I don't see why that's a good analogy to averaging temperature readings.

      Unless I am misunderstanding what goes on in such experiments, I don't see that any averaging is done in the case of drug trials: they are finding out what the possible results are, and how they are distributed among the test subjects. To simplify, say 10,000 subjects: 2,000 no effect, 3,000 simple success, 3,000 success with minor side effects, 2,000 success with serious side effects.

      From that, they would extrapolate to the general population, or at least to the larger population for whom the drug is intended. Right?

      Where's the averaging?

    3. "they are finding out what the possible results are, and how they are distributed among the test subjects. "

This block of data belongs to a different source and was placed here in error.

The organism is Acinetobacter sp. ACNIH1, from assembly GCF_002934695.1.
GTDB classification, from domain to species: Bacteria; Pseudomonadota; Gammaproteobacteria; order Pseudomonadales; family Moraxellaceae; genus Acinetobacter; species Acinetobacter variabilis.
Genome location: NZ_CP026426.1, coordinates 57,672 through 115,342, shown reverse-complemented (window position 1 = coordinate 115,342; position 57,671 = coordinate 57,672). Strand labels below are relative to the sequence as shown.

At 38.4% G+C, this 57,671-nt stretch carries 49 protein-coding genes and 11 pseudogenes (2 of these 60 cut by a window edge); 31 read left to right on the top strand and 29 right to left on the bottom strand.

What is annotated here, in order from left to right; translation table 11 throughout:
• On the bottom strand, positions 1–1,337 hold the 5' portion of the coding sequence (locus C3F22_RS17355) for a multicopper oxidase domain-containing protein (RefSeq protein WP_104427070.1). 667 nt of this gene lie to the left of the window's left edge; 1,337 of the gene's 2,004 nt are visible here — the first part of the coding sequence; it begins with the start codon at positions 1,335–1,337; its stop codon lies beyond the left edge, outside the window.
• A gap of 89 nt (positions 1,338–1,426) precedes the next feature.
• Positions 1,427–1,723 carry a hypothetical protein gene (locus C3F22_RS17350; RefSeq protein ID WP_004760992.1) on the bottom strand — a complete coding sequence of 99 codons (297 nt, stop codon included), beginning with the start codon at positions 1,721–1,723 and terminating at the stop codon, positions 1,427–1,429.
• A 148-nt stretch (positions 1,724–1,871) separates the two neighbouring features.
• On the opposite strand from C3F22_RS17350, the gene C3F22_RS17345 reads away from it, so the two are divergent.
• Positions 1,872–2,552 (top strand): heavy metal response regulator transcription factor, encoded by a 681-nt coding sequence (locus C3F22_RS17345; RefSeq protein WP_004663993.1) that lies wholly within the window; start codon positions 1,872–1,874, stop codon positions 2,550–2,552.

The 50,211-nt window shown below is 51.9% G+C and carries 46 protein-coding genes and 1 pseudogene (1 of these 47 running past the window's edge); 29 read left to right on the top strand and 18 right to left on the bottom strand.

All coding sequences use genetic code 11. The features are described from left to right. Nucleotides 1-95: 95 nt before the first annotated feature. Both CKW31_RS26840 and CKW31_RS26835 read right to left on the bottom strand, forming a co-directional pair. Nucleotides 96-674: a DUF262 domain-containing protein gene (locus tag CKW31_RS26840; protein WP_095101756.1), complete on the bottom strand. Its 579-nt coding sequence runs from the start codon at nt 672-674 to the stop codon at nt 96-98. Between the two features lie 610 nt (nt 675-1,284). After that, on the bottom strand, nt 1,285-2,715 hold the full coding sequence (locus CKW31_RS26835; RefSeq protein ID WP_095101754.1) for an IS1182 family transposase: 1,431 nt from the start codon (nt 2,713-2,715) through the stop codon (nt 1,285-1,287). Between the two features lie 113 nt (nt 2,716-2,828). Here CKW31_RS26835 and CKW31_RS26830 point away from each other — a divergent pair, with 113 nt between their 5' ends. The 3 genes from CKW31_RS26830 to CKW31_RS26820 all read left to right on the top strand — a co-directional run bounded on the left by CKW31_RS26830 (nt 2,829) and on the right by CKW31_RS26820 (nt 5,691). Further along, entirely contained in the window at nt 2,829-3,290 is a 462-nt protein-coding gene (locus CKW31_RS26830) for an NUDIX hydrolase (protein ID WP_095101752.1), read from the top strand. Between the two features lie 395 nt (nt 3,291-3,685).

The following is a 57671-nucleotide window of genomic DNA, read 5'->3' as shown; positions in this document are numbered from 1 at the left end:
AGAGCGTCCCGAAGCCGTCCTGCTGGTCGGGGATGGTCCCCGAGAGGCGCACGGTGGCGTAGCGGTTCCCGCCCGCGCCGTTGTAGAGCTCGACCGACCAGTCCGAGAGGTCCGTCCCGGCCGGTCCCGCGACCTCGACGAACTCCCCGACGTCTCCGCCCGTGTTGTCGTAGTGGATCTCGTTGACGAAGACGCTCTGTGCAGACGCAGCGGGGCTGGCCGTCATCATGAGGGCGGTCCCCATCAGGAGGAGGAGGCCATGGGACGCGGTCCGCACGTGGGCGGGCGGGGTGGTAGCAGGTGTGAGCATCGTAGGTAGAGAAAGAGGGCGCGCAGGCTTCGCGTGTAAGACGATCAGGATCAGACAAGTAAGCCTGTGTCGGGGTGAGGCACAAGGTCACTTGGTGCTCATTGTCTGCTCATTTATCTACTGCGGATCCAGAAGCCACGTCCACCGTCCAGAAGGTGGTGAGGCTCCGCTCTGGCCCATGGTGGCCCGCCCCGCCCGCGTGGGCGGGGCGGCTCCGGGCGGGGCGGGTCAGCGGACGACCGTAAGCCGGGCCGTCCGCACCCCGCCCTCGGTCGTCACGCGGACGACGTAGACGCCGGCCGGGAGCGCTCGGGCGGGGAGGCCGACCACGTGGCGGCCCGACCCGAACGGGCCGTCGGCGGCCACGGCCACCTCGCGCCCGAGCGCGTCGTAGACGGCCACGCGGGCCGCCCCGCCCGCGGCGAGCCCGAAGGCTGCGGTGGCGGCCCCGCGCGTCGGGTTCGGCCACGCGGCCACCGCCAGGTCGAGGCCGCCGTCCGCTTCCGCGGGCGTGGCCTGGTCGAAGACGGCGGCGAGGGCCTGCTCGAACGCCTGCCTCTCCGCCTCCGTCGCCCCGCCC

Estimating a distribution, as you are doing, involves binning. You are estimating the numbers in those classes; effectively, the mean of a Poisson distribution. So the accuracy of those depends on sample sizes. The results you cite would be more convincing than if you had 10 subjects, with 3 simple success etc. That's what they pay for.

      But trials can be more quantitative. Of two drugs, which gives the greater lowering of blood pressure? Which gives a greater lowering of stomach acidity? Which gives longer survival times? All use averaging to improve the accuracy of the estimate.